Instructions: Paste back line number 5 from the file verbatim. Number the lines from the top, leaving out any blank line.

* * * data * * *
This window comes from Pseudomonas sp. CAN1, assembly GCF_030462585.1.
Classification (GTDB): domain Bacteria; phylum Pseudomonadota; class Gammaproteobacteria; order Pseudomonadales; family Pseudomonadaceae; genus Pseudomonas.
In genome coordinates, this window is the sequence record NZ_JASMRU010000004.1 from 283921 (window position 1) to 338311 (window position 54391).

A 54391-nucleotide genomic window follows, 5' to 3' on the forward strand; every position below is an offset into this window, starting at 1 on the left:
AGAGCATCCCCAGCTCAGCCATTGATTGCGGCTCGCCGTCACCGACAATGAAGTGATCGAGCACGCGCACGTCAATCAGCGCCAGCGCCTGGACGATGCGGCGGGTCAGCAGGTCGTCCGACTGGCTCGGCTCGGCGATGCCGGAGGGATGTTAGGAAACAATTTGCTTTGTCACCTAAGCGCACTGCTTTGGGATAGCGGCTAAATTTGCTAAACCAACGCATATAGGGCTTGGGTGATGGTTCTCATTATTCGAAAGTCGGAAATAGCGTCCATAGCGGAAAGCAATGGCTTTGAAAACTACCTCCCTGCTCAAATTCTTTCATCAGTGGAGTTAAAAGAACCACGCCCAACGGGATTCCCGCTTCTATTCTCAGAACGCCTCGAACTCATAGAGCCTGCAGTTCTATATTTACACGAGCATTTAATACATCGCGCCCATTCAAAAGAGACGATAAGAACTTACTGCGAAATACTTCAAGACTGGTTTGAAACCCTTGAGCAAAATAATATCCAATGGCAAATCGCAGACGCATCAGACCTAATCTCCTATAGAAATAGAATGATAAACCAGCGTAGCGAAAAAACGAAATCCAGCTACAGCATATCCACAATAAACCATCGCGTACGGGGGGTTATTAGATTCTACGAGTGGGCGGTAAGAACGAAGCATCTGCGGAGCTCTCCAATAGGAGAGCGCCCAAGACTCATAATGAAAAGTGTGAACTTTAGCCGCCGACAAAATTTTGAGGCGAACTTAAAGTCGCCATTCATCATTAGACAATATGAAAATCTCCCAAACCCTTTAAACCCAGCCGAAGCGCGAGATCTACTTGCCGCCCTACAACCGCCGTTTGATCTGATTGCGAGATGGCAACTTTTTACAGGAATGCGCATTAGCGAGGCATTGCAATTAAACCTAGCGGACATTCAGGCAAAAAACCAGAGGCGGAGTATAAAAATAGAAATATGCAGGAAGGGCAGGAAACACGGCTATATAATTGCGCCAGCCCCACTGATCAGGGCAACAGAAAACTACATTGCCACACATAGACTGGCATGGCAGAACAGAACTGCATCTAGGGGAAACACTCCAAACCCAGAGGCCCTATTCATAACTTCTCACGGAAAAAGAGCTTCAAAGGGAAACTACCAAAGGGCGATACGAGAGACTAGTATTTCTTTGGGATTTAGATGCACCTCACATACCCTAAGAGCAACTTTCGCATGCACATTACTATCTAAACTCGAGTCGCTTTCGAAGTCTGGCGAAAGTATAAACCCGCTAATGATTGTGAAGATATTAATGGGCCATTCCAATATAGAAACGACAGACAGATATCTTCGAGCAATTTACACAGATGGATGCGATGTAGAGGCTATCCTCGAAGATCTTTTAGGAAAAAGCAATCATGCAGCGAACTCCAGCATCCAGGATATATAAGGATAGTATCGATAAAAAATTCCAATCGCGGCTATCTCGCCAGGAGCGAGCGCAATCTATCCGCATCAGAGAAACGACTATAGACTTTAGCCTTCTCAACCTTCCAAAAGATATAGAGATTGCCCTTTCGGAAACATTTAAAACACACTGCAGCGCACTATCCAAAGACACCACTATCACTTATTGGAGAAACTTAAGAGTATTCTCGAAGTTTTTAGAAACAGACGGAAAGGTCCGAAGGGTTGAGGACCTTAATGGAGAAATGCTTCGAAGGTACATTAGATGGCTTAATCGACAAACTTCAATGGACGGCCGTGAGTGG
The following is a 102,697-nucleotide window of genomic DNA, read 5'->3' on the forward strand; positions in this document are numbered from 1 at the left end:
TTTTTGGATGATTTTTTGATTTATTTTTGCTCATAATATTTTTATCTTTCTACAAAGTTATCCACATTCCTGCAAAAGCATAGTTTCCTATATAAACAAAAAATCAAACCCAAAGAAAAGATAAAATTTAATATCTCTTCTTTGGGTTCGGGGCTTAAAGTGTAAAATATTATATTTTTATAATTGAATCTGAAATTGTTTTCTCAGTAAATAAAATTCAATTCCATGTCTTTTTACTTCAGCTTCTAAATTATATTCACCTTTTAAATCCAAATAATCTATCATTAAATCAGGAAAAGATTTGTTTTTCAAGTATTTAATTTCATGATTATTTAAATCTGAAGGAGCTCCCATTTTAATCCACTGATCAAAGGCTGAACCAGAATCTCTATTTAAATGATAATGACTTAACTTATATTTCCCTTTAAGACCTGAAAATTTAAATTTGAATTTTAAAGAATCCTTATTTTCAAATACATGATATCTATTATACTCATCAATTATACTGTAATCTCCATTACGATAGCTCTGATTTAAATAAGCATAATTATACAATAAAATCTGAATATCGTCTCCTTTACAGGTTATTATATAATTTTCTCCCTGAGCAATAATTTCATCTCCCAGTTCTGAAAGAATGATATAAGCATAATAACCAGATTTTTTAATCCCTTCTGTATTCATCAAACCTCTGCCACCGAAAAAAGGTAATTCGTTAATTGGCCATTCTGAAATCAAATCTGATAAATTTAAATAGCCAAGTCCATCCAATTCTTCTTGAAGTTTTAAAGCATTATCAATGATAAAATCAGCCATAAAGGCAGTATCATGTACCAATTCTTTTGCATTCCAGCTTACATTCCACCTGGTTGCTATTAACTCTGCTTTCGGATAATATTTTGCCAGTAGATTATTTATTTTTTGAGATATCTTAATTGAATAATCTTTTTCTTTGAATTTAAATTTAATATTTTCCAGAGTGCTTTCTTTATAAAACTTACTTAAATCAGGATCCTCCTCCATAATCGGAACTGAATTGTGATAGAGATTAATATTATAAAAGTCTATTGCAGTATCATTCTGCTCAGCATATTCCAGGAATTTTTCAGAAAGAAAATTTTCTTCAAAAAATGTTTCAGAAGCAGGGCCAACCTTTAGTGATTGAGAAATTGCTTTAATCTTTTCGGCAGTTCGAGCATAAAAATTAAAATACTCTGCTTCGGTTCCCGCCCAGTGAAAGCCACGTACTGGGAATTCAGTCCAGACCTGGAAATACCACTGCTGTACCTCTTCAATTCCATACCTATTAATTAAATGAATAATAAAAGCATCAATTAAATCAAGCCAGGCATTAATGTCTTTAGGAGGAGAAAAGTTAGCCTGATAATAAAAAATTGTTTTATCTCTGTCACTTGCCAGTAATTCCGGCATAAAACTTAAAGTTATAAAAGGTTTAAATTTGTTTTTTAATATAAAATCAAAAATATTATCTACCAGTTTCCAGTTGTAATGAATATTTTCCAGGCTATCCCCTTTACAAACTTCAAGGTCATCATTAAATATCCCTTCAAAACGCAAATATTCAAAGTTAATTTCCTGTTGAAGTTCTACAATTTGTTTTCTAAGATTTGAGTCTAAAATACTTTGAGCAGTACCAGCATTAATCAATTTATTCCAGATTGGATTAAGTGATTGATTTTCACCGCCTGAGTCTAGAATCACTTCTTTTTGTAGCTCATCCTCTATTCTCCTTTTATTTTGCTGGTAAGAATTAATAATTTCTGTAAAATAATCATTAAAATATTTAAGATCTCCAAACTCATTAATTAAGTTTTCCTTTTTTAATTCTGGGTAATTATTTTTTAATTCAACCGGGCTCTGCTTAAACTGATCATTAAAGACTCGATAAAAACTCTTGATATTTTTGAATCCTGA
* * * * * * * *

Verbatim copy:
AGAGCATCCCCAGCTCAGCCATTGATTGCGGCTCGCCGTCACCGACAATGAAGTGATCGAGCACGCGCACGTCAATCAGCGCCAGCGCCTGGACGATGCGGCGGGTCAGCAGGTCGTCCGACTGGCTCGGCTCGGCGATGCCGGAGGGATGTTAGGAAACAATTTGCTTTGTCACCTAAGCGCACTGCTTTGGGATAGCGGCTAAATTTGCTAAACCAACGCATATAGGGCTTGGGTGATGGTTCTCATTATTCGAAAGTCGGAAATAGCGTCCATAGCGGAAAGCAATGGCTTTGAAAACTACCTCCCTGCTCAAATTCTTTCATCAGTGGAGTTAAAAGAACCACGCCCAACGGGATTCCCGCTTCTATTCTCAGAACGCCTCGAACTCATAGAGCCTGCAGTTCTATATTTACACGAGCATTTAATACATCGCGCCCATTCAAAAGAGACGATAAGAACTTACTGCGAAATACTTCAAGACTGGTTTGAAACCCTTGAGCAAAATAATATCCAATGGCAAATCGCAGACGCATCAGACCTAATCTCCTATAGAAATAGAATGATAAACCAGCGTAGCGAAAAAACGAAATCCAGCTACAGCATATCCACAATAAACCATCGCGTACGGGGGGTTATTAGATTCTACGAGTGGGCGGTAAGAACGAAGCATCTGCGGAGCTCTCCAATAGGAGAGCGCCCAAGACTCATAATGAAAAGTGTGAACTTTAGCCGCCGACAAAATTTTGAGGCGAACTTAAAGTCGCCATTCATCATTAGACAATATGAAAATCTCCCAAACCCTTTAAACCCAGCCGAAGCGCGAGATCTACTTGCCGCCCTACAACCGCCGTTTGATCTGATTGCGAGATGGCAACTTTTTACAGGAATGCGCATTAGCGAGGCATTGCAATTAAACCTAGCGGACATTCAGGCAAAAAACCAGAGGCGGAGTATAAAAATAGAAATATGCAGGAAGGGCAGGAAACACGGCTATATAATTGCGCCAGCCCCACTGATCAGGGCAACAGAAAACTACATTGCCACACATAGACTGGCATGGCAGAACAGAACTGCATCTAGGGGAAACACTCCAAACCCAGAGGCCCTATTCATAACTTCTCACGGAAAAAGAGCTTCAAAGGGAAACTACCAAAGGGCGATACGAGAGACTAGTATTTCTTTGGGATTTAGATGCACCTCACATACCCTAAGAGCAACTTTCGCATGCACATTACTATCTAAACTCGAGTCGCTTTCGAAGTCTGGCGAAAGTATAAACCCGCTAATGATTGTGAAGATATTAATGGGCCATTCCAATATAGAAACGACAGACAGATATCTTCGAGCAATTTACACAGATGGATGCGATGTAGAGGCTATCCTCGAAGATCTTTTAGGAAAAAGCAATCATGCAGCGAACTCCAGCATCCAGGATATATAAGGATAGTATCGATAAAAAATTCCAATCGCGGCTATCTCGCCAGGAGCGAGCGCAATCTATCCGCATCAGAGAAACGACTATAGACTTTAGCCTTCTCAACCTTCCAAAAGATATAGAGATTGCCCTTTCGGAAACATTTAAAACACACTGCAGCGCACTATCCAAAGACACCACTATCACTTATTGGAGAAACTTAAGAGTATTCTCGAAGTTTTTAGAAACAGACGGAAAGGTCCGAAGGGTTGAGGACCTTAATGGAGAAATGCTTCGAAGGTACATTAGATGGCTTAATCGACAAACTTCAATGGACGGCCGTGAGTGG